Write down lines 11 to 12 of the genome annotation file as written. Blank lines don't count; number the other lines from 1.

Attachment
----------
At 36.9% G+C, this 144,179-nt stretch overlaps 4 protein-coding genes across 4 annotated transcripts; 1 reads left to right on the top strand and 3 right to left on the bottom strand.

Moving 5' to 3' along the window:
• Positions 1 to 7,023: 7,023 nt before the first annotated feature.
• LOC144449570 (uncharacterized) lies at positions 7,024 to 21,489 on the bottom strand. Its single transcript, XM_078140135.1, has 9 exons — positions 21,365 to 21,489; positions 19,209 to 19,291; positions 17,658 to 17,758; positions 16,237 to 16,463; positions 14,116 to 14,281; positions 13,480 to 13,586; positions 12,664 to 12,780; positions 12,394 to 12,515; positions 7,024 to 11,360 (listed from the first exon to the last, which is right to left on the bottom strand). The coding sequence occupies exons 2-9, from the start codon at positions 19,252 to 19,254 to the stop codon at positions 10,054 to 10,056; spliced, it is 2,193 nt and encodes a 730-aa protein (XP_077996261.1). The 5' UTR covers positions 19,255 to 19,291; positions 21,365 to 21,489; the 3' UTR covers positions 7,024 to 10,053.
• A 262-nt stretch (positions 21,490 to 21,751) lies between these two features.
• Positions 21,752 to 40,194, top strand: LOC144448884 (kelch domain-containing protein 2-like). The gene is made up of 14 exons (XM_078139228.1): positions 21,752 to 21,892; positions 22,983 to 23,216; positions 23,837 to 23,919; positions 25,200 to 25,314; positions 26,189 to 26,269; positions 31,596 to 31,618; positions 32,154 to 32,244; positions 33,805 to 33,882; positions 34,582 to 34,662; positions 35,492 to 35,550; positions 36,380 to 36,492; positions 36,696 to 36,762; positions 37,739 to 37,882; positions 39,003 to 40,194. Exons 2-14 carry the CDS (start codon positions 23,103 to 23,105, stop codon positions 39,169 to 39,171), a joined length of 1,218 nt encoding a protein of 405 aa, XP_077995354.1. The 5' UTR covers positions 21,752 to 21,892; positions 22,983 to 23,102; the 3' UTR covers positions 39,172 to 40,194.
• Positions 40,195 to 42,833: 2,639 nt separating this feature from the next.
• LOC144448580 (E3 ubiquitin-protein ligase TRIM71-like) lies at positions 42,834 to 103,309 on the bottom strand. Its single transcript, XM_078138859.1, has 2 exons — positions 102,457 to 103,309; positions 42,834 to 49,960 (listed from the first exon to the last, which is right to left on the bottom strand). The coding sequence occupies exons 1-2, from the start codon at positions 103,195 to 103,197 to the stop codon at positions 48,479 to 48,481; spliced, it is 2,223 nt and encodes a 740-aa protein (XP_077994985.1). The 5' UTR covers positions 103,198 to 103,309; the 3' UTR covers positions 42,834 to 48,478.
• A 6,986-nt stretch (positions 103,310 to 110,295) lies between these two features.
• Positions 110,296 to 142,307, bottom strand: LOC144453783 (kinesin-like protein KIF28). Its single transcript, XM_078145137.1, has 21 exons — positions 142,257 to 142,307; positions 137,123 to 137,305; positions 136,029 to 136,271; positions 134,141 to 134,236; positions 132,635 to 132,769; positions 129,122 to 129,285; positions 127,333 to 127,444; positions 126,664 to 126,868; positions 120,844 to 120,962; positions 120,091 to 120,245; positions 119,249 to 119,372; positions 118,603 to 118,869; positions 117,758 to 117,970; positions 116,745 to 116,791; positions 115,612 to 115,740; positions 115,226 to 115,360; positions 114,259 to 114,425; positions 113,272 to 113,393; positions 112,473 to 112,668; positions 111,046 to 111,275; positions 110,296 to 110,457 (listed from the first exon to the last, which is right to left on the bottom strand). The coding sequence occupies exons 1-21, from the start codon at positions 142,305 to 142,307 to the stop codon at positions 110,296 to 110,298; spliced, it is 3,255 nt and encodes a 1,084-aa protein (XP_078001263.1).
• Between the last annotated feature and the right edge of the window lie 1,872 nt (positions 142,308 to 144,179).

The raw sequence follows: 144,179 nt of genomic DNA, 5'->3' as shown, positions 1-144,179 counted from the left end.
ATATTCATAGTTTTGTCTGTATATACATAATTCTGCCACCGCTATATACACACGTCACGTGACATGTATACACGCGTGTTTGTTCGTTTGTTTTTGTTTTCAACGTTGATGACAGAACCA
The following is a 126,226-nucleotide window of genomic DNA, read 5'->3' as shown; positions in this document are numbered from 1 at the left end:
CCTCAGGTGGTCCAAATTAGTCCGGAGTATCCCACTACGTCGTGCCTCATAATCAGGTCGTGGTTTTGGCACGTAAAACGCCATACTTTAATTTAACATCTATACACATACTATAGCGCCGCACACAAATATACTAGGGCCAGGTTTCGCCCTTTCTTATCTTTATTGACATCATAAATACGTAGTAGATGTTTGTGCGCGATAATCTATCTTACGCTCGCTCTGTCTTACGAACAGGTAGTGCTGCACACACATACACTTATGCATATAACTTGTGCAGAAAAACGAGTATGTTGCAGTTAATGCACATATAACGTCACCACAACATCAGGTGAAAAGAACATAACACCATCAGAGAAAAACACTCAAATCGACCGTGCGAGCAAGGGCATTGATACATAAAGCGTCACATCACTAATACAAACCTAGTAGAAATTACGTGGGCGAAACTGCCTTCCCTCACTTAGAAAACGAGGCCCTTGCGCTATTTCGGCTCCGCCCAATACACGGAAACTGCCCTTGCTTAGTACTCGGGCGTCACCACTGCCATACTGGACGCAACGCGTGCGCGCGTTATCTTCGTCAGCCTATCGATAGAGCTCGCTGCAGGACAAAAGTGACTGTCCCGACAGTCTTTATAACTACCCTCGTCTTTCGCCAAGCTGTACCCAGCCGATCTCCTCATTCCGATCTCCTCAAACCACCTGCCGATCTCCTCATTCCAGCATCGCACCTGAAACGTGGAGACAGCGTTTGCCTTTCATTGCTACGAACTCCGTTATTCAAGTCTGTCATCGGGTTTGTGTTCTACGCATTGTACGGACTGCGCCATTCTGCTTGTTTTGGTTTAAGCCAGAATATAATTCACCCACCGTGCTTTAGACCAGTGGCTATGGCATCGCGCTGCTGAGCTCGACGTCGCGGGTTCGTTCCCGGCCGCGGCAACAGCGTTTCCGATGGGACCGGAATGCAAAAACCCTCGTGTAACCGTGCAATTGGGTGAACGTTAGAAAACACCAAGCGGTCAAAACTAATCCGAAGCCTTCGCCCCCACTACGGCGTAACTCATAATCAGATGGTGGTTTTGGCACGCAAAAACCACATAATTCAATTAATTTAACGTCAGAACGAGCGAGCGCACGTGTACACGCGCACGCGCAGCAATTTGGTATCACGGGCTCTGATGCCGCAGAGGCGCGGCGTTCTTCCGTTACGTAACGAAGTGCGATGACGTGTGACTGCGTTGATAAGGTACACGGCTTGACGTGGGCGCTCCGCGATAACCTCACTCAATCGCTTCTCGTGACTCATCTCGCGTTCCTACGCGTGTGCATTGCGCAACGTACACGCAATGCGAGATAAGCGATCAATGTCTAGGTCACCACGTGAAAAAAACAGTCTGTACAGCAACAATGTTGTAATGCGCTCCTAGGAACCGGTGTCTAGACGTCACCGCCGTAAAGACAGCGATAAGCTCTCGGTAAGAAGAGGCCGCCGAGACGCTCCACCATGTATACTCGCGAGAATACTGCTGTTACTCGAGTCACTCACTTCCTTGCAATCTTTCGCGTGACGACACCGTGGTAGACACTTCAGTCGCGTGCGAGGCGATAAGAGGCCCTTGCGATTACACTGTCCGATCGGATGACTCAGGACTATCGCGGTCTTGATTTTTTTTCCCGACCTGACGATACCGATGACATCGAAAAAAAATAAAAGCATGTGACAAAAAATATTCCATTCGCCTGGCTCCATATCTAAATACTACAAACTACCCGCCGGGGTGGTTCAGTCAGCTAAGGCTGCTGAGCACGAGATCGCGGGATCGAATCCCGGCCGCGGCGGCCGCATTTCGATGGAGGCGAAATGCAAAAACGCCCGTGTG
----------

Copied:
• Between the last annotated feature and the right edge of the window lie 1,872 nt (positions 142,308 to 144,179).

The raw sequence follows: 144,179 nt of genomic DNA, 5'->3' as shown, positions 1-144,179 counted from the left end.